the news. But it has not become completely forgotten among locals. The “magic
dragon” sometimes reappears on souvenir T-shirts sold in Newport shops and at
famous of monster legends in Arkansas is the Fouke
Monster. Its fame was assured by three movies about a hairy, ape-like
creature that supposedly haunts the swampy Sulphur River bottoms of Miller
County. The first reported sightings of the “Boggy Creek” monster were in
1946, and it was seen again in 1965. But it was an alleged attack on a farmhouse
near the Fouke community in 1971 that brought state and national attention to
the region south of Texarkana.
stinky and well over six-feet tall, the creature allegedly clawed its way
through a screened window before the men of the house chased the creature back
into the woods. Law enforcement officers were called and investigated the scene,
taking casts of some strange footprints. Soon after the lawmen departed, the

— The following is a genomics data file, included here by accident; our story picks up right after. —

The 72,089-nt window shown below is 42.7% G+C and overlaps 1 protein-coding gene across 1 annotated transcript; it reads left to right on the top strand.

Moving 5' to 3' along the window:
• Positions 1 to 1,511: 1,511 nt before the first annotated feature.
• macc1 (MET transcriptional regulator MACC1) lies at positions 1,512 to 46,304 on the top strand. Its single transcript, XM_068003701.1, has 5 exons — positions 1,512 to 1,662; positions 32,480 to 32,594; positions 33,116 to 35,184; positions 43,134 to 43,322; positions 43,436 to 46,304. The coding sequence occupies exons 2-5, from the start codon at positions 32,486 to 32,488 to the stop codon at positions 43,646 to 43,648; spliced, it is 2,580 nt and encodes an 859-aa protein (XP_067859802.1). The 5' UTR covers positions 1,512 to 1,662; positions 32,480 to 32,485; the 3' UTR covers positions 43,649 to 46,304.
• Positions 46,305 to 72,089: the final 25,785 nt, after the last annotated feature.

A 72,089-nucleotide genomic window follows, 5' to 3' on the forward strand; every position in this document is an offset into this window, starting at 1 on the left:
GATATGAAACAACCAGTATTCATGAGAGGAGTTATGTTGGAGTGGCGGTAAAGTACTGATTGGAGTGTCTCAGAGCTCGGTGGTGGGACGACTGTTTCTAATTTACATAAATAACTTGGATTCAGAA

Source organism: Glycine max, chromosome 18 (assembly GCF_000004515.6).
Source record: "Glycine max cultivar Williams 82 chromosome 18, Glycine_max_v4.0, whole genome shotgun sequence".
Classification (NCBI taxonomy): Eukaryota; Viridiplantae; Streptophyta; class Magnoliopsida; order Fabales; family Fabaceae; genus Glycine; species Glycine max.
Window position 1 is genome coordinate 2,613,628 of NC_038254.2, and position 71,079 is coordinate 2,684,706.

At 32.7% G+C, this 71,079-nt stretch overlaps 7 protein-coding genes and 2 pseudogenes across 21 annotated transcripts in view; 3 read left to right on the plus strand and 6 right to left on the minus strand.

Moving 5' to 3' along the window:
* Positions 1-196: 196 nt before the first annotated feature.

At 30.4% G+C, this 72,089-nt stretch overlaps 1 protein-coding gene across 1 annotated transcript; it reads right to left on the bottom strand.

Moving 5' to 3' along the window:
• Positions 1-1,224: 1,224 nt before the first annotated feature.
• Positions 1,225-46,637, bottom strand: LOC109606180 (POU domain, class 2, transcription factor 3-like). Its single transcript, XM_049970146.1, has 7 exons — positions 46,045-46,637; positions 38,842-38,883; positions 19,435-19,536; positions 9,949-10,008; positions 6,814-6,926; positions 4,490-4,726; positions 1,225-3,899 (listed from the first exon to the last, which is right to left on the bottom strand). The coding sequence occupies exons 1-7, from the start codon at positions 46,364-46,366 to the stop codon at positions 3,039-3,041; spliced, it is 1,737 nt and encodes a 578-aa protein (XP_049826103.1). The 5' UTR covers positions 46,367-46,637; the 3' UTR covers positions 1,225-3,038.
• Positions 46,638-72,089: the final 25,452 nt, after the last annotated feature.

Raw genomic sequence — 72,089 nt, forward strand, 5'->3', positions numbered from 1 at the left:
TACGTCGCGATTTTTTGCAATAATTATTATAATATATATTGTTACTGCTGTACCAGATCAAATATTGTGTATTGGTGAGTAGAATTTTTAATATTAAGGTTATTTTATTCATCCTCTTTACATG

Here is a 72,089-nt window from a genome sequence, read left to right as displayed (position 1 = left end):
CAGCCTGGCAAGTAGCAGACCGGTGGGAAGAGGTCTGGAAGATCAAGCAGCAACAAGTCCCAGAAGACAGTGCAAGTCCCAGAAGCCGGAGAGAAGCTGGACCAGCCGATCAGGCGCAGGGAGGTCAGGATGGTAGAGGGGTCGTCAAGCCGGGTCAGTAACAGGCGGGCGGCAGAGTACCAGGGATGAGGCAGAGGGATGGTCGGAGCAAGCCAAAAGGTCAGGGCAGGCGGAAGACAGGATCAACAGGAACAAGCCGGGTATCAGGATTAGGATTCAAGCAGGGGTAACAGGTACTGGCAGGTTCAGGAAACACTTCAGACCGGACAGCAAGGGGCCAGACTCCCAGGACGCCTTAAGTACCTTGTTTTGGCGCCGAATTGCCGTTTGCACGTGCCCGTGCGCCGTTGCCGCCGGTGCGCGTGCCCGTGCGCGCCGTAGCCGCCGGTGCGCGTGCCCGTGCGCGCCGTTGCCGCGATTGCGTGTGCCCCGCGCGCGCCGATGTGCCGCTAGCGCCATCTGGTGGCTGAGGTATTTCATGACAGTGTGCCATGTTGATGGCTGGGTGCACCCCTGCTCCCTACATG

beast returned and was met with gunfire from the homeowners, according to
Texarkana native Charles B. Pierce produced a low-budget movie called “The
Legend of Boggy Creek,” which assured a place in folklore history for the
Fouke Monster. The pseudo-documentary film became a cult hit and reportedly
grossed $22 million in ticket sales, mostly at drive-in theaters.
hairy humanoid, with arms extending almost to the ground, was accused of
stealing hogs, chickens and a calf as its fame expanded. The Fouke Monster also
grew in stature after the movie appeared. By the late 1970s, some eyewitnesses